Gatecrash: Dimir Dementia Review (Part 2 of 2)
The Boros are back, this time in the role of foil in the capable hands of Jimi. Meanwhile, I’ll be piloting the shadowy DImir Dementia, as we look to give it a thorough stress test to see how well Blue/Black cipher-mill holds up!
After swapping opening land drops, Jimi opens her account with Wojek Halberdiers, while I simply play a Dimir Guildgate and pass. A next-turn Skyknight Legionnaire sees Jimi get out in front quickly, attacking for 5 with both creatures to leave me a quarter-dead. For my part, I summon a Sage’s Row Denizen.
Now turn 4, Jimi attacks for another 5, and to her surprise I accept the trade of the Denizen for the Halberdiers. That leaves me taking 2 from the Legionnaire, going down to 13. She replaces her loss with a Canyon Minotaur and passes. Back to me, I play a Dimir Keyrune, using it to fund a Wight of Precinct Six– which immediately is a 2/2 thanks to the fallen Halberdiers. Next turn, Jimi attacks for 5 unopposed, as I go down to 8. I counterattack for 2 with the Wight, then expand my board with a Mindeye Drake and Jace’s Phantasm.
Jimi leads off turn 6 with a Warclamp Mastiff, then takes my Drake for a ride with an Act of Treason. Attacking for 7, I chump the Minotaur with my Phantasm to limit the incoming damage, ending at 4 life. My turn, sadly, is a blank. When Jimi then summons a Foundry Champion, it’s 4-point blast is all she needs to claim the opener.
The first play of the game outwith landdrops is my second-turn Gutter Skulk, which Jimi meets with a Daring Skyjek. Next turn I send the Skulk through for damage, then summon the Wight of Precinct Six. For Jimi’s part, she adds a Skyknight Legionnaire, sending it into the red zone for an attack while holding back her Skyjek. This brings us level at 18 apiece.
Now turn 4, I send the Skulk through again, and Jimi once more declines the block. I then follow with a Balustrade Spy, grinding Jimi’s library. Luckily for her, the first card turned over is a Mountain, so that’s where it ends. For her part, she summons a Bomber Corps and passes. Back to me, I play Coerced Confession, seeing two creatures off to Jimi’s graveyard from her library. This not only lets me draw two cards, but it pumps the Wight into a 3/3. Unwilling to give me the gift of time, Jimi then attacks with all three of her creatures, triggering battalion and sending the Bomber Corps’ ping directly to the face. I block the Corps with the Skulk, then block the Legionnaire with my Spy drawing an Arrows of Justice to blast it from the sky. Jimi clearly had been hoping to draw my Wight into a blocking assignment while it was still of a manageable size, and seems almost tilted that she didn’t. Still, it’s a successful attack, as I’m now down to 14.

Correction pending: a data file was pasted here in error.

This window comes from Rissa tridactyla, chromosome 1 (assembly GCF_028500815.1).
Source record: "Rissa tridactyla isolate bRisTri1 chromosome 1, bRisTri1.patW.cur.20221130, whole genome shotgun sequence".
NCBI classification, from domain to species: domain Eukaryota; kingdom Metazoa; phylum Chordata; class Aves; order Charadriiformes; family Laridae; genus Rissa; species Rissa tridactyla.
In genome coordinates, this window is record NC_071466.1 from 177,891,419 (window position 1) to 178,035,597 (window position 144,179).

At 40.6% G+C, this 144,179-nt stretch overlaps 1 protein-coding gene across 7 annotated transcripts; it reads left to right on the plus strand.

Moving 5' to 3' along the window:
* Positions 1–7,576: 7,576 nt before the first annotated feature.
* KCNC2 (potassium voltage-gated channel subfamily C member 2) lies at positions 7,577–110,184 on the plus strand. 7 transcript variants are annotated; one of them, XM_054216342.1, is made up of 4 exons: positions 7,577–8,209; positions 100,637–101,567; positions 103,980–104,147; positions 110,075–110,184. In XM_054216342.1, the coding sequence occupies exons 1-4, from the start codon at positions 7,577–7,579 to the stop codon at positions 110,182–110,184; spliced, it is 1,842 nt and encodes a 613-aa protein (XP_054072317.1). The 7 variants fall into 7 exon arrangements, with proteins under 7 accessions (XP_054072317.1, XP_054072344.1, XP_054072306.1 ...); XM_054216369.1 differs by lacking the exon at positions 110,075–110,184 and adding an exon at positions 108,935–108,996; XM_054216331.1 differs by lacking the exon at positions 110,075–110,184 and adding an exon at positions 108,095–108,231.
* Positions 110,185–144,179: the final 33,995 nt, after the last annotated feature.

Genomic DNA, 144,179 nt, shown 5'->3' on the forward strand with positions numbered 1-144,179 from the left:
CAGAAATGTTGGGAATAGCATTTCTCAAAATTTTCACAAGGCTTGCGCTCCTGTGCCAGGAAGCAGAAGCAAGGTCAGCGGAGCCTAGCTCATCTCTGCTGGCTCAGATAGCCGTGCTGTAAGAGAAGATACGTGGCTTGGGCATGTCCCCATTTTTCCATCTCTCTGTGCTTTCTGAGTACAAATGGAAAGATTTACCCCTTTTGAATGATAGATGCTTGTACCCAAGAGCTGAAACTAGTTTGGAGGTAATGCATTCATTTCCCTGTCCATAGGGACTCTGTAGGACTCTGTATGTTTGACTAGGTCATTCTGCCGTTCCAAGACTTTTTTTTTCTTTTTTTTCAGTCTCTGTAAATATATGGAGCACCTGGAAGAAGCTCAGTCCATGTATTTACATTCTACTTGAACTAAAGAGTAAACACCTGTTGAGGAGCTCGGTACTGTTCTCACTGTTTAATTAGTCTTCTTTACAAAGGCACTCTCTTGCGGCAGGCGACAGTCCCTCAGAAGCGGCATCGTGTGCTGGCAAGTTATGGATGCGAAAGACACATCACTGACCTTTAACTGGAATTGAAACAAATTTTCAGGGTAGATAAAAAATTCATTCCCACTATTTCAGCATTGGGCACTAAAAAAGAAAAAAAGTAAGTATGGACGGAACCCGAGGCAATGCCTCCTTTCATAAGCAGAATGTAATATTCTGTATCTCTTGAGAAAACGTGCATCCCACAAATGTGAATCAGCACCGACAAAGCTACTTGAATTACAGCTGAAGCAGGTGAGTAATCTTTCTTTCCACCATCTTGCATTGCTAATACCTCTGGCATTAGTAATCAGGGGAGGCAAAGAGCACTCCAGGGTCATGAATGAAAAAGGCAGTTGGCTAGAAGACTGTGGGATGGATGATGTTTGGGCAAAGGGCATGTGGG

I counterattack with the Wight and Skulk on turn 6 for 6, dropping Jimi to 10. For her part, she plays a Mountain and passes, preferring to hang back on defense. I send in the Skulk for 2 alone, then add a Dimir Keyrune. Jimi bolsters her population with a Warclamp Mastiff.
Now turn 8, I send in the expendable Rat once more, and Jimi declines a trade going to 6 as a result. I then add a Deathcult Rogue. It’s not long for the world, though, as Jimi immediately solves it with a Mugging. Next turn, I activate the Keyrune to attack for 4 alongside the Rat. The Keyrune is unblockable, but Jimi’s forced to chump the Skulk with her Mastiff- making the Wight a 5/5. Down to 4 life, she plays a Boros Keyrune and passes.
Jimi’s back on the play for our final game, and she opens with a Warclamp Mastiff which gets in for damage on turn 2. My first play is the Gutter Skulk, plugging that defensive hole.
Now turn 3, Jimi counters with a Skyknight Legionnaire, attacking in with it for 2. For my part, I summon a Mortus Strider and pass back. After another attack in the air I can do nothing about, Jimi then summons her Warmind Infantry. Aside from a Swamp, my turn is a blank.
Jimi finds a Boros Guildgate on turn 5, but aside from the Legionnaire opts to keep her creatures at home. Down to 13, I play a Swamp and pass. Next turn, Jimi drops me to 11 in the sky before adding a second Warmind Infantry, after which I unleash a Dinrova Horror. This bounces one of her Infantries to hand, then compels her to discard. She has a few cards to choose from, though, and ends up dumping a Shielded Passage.